Ystyle trend Report: Haute Couture 2018
YStyle checks in on the couture collections for six of the most notable shows for our spring 2018 roundup. The Art of Flamboyance
There is a certain allure and glamour that comes only from haute couture, and creative director Pierpaolo Piccioli’s latest collection for Valentino has captured its very essence. Cascading ruffles, outsized bows, operatic shapes and stunning color combinations radiate an exuberance that’s hard to shake off, especially when done in the form of floor-sweeping taffeta coats, bold-colored silk trousers, see-through sequined tops, and voluminous gowns. A sense of newness is felt in all the designs, while giant fluffy feather toppers custom-made by milliner Philip Treacy help add to the fantasy. Interestingly, each look in the show is named after its maker — a nod to the artisans who dedicate their skills (not to mention hundreds of hours) to crafting and refining these couture creations. “The people of couture, the hands, they make it work,” Piccioli explains. Haute couture may be the zenith of fashion, but it is also the most personal.
“I don’t work for museums, I don’t work for archives — I really work to dress real women,” says Giambattista Valli, backstage at his couture presentation staged at the Musée des Beaux-Arts. This season was a study in lightness for the designer — taking the grandeur and the traditions of haute couture and modernizing it through the technical expertise of his atelier. There were embroidered mini-dresses paired with thigh-high leather boots for every floor-grazing frock; dégradé micro-jewels adorn short sheathes; and a pair of sensual ruffled confections for every other show-stopping gown — a Valli signature, bien sûr — with a rumored count of 400 yards of plissé tulle for each. Lush and oh-so-sweet, the collection was a veritable garden of earthly delights.Lunar Phase
Clare Waight Keller’s debut couture outing for Givenchy, dubbed “Mysteries of a Garden at Night,” signals a new chapter for the French fashion house — one marked by a strong, refined take on femininity. Tailoring plays a pivotal role in the collection, presented by way of narrow noir coats layered over fully sequined gowns, sleek wide-legged pantsuits and sculpted tops paired with embellished tulle skirts. “I wanted to use the strength of tailoring, but in a feminine way,” she emphasizes. In creating the couture pieces, Waight Keller utilized Japanese fabrics that would fully soak up dyes, resulting in highly saturated tones, and favored silhouettes that would flatter the female form. It’s this attention to luxurious detail that, while subtle, makes all the difference. Modern, dignified, polished — Givenchy's first couture collection in eight years is definitely worth the wait.Garden Party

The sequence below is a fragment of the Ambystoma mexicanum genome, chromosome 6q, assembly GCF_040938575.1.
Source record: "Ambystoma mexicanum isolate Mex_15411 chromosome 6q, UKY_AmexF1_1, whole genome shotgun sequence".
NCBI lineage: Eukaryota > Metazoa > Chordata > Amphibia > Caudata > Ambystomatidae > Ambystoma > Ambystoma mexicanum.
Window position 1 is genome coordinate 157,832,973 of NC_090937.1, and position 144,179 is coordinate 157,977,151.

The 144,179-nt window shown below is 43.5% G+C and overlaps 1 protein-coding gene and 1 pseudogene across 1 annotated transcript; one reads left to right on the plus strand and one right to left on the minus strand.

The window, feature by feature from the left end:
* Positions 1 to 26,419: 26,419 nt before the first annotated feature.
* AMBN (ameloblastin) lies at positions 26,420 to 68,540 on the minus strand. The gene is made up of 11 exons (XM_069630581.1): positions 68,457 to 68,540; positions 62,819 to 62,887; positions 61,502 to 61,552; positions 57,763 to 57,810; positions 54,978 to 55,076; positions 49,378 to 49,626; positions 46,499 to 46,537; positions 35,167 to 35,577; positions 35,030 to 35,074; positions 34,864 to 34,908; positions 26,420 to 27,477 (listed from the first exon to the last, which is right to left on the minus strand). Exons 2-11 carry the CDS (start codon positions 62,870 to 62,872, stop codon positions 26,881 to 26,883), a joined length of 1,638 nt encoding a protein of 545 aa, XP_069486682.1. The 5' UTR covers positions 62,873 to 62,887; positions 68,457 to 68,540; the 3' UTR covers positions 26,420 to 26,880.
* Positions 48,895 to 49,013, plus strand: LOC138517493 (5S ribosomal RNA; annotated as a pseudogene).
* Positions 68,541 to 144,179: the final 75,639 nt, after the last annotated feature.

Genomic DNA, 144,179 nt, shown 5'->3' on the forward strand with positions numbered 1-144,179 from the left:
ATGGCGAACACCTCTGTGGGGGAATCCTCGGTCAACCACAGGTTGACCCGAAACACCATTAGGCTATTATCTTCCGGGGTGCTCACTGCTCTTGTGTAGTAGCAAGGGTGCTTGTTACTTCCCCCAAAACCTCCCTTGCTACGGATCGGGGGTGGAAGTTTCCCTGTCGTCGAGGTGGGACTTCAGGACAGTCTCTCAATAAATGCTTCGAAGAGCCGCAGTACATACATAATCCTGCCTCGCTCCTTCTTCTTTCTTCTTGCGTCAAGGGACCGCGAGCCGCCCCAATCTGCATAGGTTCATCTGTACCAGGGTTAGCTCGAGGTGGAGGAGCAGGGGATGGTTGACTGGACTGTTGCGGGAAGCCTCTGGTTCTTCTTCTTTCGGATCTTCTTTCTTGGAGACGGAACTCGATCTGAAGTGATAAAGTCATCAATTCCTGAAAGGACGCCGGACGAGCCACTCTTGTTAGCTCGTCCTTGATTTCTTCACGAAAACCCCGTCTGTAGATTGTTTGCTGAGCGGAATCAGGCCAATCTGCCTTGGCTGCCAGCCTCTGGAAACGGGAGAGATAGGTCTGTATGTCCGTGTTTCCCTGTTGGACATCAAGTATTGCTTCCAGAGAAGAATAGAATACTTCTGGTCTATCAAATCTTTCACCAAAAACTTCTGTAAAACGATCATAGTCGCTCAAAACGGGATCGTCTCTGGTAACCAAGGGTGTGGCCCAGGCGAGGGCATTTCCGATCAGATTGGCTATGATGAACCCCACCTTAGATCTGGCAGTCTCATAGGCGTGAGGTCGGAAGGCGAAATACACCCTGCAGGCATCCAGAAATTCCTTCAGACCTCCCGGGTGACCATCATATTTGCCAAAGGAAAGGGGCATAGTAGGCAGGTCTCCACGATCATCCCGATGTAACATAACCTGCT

A traditional French garden built inside the Grand Palais —complete with trellis archways, a fountain centerpiece, stone benches, and over 10,000 English roses — is the dreamlike setting for Chanel’s haute couture s/s 2018 show. And while the set is undeniably beautiful, the clothes are even more exhilarating. A fresh take on the French maison’s signature tweed opens the show, reinterpreted for spring via round-shouldered midi dresses, fur-trimmed A-line coats, corolla skirt suits, and even Lucite heel boots. Meanwhile, pretty florals adorn a bevy of flowing gowns, as only Karl Lagerfeld would have it. Observe: watercolor prints on intricately pleated skirts are made to look like strewn petals, organdy flowers on ball gowns are encrusted with dainty crystals, and delicate bloom embroidery adds dimension to ultra-feminine chiffon frocks. “I don’t know what I’m doing, in a way,” Lagerfeld confides. “It’s just a feeling.” But oh, what a feeling!Bio Mimicry
Iris Van Herpen
“I think we, as humans, don’t even come close to the intelligence within nature,” shares Dutch designer Iris Van Herpen, talking about her most recent couture collection forVogue.com. Titled “Ludi Nature” or “Nature Play,” Van Herpen’s clothes still hew close to her signature oeuvre of floating exoskeletons and 3D-printed second skins but this season, her pieces have a decidedly “lighter feel” — still otherworldly, but closer to the idea of something natural and wearable; well, at least as far as Van Herpen’s couture work goes. Observe: for one, the clothes are either cut closer to the body or billow out in couture-appropriate gowns — marching out in silk-tulle sheathes made technical with undulating shapes in the likeness of armored scales from a futuristic creature; or Mylar interwoven with laser-cut leathers made to look like the delicate foliage of a sentient flower. Flora or fauna, Iris Van Herpen seems to ask. Just take your pick.
Surrealism was the point of all departure for Maria Grazia Chiuri’s Dior haute couture collection. Set outside the Musée Rodin, the walls were swathed in muslin cloth, sitting atop a runway decked out in black and white checkerboard floor. Decorated with floating mobiles of plaster body parts — sculpted sets of eyes, noses, torsos and lips — Chiuri’s sent down a parade of Bar-inflected silhouettes rendered exclusively in black and white. Dior’s “New Look” for 2018? Severe, to be sure, but afforded all the luxuries and high drama that feels signature to the storied maison. Highlights include sheer birdcage bodices rendered in illusion tulles and horsehair ribbings; cinched waist jackets flaring out into soft pleated silks. The cherry on Dior’s cake? Exquisite eye masks made by legendary milliner Stephen Jones topped almost every other look.